When asked what he hunts with, SCI Member Mike L. replied with an unusual brace of guns he recently took to South Africa. Mike writes:
“Last year I had the good fortune to hunt in the eastern cape of South Africa. I was hunting at East Cape Safaris located near Somerset East. I wanted the hunt to be something a bit different from what most hunters do, so I chose to take a flintlock Kentucky rifle and a miniature (20% smaller) Sharps model 1874. I wanted to hunt with open sights one more time in my life.
“The miniature Sharps was made by Little Sharps Manufacturing at Big Sandy, Montana, by Ron Otto and Aaron Pursley. The rifle has a 29-inch octagonal barrel and is chambered in the old .38-72 Winchester with a .375 bore. The smokeless loads are the equivalent of a .375-06 or a .375 Scovil. I was able to make effective kills with open sights to 300 yards with it utilizing Barnes .375 250-grain TTSX bullets.
“The second rifle is a .54 caliber Kentucky flintlock rifle in .54 caliber with a 42-inch swamped and flared barrel. It was made by rifle maker Charles Heistand of Marietta, Pennsylvania. A 230-grain roundball proved very effective. The sugar based Sanadex powder available in South Africa shot clean and ignited quite easily. I used this rifle on medium sized game and for culling springbok from the herds.”
I saw the “Just Wondering” column in the July/August issue of Safari and your request for info on what hunters are using these days. Having only hunted big game with a rifle since I came to Ruger nine years ago I don’t have a lot of history to fall back on but I have had the opportunity to pick from lots of rifles and calibers. I have used a No. 1 in .30-06 on several trips to Africa and shot plains game with it. I have shot several animals in North America with an All-Weather .270, including the blacktail I shot while we were hunting in Alaska a few years back. I have also dropped a few animals with .44 revolvers over the years and still enjoy that when I keep my skills up through regular practice.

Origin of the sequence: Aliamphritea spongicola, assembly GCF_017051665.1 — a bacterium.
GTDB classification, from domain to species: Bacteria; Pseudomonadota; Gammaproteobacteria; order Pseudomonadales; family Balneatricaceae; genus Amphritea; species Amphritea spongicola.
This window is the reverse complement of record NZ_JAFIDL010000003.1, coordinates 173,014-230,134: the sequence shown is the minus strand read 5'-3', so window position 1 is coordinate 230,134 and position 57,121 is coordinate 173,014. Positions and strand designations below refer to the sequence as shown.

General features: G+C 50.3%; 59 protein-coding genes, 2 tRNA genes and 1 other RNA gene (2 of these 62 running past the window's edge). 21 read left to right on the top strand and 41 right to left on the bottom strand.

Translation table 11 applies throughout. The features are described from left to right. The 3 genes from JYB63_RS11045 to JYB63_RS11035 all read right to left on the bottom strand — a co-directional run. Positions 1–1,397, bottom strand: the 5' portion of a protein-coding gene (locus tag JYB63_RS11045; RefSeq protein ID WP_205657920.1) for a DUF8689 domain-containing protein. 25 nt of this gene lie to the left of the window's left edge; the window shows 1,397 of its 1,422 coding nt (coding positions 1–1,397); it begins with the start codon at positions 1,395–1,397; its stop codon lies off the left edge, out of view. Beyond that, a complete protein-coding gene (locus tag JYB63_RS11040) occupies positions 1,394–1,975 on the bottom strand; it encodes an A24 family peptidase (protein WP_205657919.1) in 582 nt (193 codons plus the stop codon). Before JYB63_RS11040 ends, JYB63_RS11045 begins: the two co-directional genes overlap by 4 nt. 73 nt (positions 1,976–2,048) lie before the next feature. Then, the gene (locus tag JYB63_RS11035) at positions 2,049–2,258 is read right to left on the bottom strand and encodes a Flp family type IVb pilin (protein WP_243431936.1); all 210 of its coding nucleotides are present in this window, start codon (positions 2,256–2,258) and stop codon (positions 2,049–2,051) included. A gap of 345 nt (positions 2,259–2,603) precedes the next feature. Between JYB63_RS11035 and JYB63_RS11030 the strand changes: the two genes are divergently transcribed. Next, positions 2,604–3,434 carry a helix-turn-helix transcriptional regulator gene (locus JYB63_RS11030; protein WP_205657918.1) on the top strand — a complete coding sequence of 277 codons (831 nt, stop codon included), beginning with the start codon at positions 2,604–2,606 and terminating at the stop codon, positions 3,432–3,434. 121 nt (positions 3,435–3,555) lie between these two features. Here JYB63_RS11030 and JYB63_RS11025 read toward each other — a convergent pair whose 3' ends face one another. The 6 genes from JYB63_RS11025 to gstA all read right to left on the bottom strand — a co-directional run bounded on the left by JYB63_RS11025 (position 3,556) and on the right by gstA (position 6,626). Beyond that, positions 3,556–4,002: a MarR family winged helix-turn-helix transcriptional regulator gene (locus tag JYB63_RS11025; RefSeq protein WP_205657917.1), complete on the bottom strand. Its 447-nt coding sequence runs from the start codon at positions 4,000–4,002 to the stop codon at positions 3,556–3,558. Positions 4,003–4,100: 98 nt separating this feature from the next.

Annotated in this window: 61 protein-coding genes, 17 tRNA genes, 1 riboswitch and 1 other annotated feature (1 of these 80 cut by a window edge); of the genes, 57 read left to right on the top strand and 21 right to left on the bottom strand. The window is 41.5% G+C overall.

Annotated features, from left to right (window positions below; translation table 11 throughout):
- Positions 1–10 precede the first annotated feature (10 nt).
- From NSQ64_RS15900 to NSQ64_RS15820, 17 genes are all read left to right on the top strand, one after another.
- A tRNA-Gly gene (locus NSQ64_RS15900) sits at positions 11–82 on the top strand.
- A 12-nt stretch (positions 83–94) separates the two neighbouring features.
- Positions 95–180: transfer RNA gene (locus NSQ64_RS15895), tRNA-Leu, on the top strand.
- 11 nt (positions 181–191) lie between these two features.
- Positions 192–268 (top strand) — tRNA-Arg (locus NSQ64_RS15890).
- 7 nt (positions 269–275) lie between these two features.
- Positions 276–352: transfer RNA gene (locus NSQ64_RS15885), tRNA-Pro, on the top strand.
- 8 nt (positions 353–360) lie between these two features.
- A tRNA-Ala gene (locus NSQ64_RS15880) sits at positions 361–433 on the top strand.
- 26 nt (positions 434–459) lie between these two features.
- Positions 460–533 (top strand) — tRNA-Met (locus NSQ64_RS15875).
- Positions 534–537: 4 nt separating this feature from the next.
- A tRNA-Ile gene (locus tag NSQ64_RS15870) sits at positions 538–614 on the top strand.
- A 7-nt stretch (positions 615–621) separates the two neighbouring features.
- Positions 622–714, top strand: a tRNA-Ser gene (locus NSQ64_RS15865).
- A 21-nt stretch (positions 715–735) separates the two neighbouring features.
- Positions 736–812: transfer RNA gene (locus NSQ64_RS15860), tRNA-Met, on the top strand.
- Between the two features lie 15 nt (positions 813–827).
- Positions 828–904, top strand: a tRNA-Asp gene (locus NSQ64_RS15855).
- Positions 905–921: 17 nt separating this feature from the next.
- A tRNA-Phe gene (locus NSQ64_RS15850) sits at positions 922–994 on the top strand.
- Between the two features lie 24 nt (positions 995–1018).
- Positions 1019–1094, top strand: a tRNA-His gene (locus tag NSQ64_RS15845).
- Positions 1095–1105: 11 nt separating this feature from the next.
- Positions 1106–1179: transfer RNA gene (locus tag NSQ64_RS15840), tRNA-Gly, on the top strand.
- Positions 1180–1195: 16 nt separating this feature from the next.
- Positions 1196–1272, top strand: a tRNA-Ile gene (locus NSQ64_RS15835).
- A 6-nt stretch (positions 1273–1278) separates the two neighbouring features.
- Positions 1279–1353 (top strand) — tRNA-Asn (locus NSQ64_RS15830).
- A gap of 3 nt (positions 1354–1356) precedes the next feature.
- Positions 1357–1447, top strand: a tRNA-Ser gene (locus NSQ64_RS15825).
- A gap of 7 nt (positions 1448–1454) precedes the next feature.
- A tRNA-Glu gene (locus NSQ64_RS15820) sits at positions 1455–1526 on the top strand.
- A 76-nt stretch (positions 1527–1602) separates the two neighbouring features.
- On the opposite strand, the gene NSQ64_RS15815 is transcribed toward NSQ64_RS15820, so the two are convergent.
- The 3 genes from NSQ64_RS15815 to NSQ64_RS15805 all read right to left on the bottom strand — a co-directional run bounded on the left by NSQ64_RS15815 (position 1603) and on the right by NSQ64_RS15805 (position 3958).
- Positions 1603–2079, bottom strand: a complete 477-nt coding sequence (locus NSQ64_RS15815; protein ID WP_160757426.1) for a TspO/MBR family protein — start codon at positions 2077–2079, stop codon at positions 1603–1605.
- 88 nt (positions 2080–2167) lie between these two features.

My last four trips to Africa have seen me use either a .375 Ruger African or a wood and blued M77 .300RCM. The .375 Ruger has taken animals ranging from Cape buffalo and sable to bushbuck while the .300RCM has accounted for gemsbok, springbok, kudu, impala and other plains game. I like both calibers quite a bit for their respective applications but if I had to choose one for all African hunting it would be the .375.
I really do like the Ruger Gunsite Scout in .308 Win. While I have used it on hogs, the .308 has never been my first choice as a hunting round, and I am not sure why. My daughters success with the .308 in a 20” barrel Ruger M77 RCM style rifle in Namibia a couple years ago opened my eyes. I did acquire one of the “International” versions of the Ruger Scout with its 18” unthreaded muzzle barrel and do anticipate taking it on more serious hunting trips in the future. Maybe even using the forward mounted Scout Scope optics as I have spent considerable time shooting that way and find it very usable. The Scout rifle/optics package makes a very compact, easy to handle combo when carrying a rifle long distances and the shorter barrels doesn’t give up much with today’s ammo, especially the Superformance loads from Hornady.